Choice of paintings is not the main problem though; it is their arrangement. The show derives authority from its location at the Met, which makes it difficult not to wander through it deriving value judgments from the character and prominence of the installation of the work. Thus the prominence given the mixture of paintings of quality and paintings of historic or sociological interest in the first room, automatically assigns quality to them all. The skying of Inness above Cole, of Fitz Hugh Lane’s two paintings, of one of Kensett’s happiest efforts, one of the best early Wyants, Bingham, Bricher, etc., inevitably leads to lower estimations of their quality.

The paintings thus tiered are all among those produced during the middle of the century. We sense a telegraphed message of lack of faith in the intrinsic quality of the work in question. The rooms full of paintings which are skyed and tiered to mimic Victorian salons can all too easily be compared with those installed according to modern taste. The former are automatically assigned a lower place in the esthetic hierarchy than those paintings displayed apparently for their artistic quality and not as nostalgic mementos of past taste. Even more striking is the display of genre paintings by Woodville, Blythe, Le Clear and Edmonds, hung behind a velvet rope and visible at an increasingly sharp angle as they parade along the wall, and at an increasing distance. They are reduced to the level of décor in Victorian interiors. One interior, visible only through its roped-off doorway, contains, hanging on its opposite wall, dimly visible in a combination of glare and dim lighting, Brown’s The Music Lesson, Rimmer’s Flight and Pursuit and a landscape as well as a bird and flower piece of M. J. Heade. All of these are delicate paintings. I thought that Heade and Rimmer, at least, were of unquestioned interest since the sensibility nurtured by Surrealism helped return them to public favor.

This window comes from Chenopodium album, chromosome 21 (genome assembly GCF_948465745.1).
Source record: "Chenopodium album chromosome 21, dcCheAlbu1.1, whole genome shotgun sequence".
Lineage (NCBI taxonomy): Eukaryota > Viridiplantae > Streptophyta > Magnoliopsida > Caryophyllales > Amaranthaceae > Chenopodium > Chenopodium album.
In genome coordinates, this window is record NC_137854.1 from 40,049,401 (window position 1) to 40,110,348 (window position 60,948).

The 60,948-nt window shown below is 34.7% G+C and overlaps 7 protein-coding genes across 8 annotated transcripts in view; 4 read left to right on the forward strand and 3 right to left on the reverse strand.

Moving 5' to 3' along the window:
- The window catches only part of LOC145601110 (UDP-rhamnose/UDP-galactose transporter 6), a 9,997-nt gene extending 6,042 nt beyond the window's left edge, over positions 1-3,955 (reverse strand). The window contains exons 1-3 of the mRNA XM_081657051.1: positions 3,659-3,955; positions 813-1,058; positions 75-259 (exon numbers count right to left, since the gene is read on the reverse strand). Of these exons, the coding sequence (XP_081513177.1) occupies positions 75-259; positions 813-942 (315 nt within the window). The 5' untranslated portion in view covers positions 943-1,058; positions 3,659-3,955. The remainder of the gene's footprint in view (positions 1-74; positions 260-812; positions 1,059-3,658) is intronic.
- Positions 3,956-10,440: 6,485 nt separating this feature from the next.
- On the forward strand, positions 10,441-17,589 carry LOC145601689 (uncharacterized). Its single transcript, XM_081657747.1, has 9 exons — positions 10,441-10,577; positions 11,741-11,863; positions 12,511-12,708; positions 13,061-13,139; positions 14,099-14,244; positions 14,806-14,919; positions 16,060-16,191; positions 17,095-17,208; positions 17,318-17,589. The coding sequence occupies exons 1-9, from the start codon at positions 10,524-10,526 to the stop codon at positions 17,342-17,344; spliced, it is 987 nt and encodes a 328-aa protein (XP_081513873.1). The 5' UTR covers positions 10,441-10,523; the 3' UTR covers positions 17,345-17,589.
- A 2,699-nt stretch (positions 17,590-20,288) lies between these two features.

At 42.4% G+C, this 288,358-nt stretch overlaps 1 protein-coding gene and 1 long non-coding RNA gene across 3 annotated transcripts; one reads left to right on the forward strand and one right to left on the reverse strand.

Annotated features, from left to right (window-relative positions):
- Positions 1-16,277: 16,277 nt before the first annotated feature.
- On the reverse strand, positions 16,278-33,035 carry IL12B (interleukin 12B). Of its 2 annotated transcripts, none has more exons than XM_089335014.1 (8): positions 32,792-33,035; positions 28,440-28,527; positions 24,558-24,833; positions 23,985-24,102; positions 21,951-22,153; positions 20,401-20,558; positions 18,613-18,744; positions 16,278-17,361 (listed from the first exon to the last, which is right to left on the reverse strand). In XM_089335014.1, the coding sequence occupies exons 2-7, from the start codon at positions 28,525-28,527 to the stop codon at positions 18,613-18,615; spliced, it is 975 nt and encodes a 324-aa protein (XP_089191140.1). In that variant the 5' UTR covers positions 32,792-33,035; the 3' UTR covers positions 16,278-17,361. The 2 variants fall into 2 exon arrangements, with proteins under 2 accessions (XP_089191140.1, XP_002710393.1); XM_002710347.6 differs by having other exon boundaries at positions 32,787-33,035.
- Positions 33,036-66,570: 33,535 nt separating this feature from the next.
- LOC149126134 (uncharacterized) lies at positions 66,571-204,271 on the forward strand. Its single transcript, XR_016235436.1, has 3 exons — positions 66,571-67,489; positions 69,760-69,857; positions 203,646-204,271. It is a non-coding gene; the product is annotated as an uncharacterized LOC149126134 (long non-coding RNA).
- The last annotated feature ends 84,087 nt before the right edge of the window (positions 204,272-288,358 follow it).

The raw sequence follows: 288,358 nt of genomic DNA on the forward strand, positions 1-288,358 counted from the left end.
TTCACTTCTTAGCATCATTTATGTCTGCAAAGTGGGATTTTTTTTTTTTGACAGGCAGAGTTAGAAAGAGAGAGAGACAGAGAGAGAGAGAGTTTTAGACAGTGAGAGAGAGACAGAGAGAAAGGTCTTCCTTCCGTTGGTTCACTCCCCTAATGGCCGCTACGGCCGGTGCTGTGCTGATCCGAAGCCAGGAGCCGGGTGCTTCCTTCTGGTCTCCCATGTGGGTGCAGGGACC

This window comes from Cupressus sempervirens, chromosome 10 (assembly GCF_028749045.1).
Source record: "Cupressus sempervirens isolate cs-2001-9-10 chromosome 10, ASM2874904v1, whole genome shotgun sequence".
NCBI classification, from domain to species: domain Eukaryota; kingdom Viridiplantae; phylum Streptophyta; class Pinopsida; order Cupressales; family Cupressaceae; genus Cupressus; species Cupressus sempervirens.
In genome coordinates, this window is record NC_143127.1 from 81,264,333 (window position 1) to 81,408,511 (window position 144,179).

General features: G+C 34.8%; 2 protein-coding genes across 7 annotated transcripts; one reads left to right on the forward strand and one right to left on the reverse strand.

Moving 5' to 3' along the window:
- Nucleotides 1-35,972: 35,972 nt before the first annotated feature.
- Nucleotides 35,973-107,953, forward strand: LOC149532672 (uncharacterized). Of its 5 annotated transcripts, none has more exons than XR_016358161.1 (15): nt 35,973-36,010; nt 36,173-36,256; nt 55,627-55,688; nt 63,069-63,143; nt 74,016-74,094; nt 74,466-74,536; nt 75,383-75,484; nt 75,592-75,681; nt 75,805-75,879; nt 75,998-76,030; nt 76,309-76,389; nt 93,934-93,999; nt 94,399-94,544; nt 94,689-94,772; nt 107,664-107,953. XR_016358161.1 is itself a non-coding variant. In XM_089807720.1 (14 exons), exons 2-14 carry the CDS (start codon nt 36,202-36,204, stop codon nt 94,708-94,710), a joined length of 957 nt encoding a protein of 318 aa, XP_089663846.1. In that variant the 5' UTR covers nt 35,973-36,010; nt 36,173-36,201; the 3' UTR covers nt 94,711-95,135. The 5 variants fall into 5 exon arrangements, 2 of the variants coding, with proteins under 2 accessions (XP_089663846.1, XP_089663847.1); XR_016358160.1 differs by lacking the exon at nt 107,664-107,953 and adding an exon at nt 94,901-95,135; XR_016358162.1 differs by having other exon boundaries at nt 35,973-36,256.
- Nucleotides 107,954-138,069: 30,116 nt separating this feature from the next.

The period rooms, with their objets d’art, and the salons hung with canvases in tiers as in Victorian times, do have values beyond those of nostalgia. They show the interior which the genre painters painted, and help explain the character of the paintings which would be hung in them. The Heade Hummingbirds and Orchids acts in the interior as a jewel-like object, a part of a jungle of arranged and separately chosen ornaments which in. late Victorian times proliferated and became more and more bejeweled. A painting by Louis Comfort Tiffany, The Snake Charmer at Tangier (hung, one suspects, as décor since it, together with a late work of J. F. Weir, is unidentified and not in the catalog) clarifies the transition from the painted jewel to the jewellike object, as in Tiffany favrile, from fine art as the major jewel of the interior to the increasingly strong role played by artistic objects.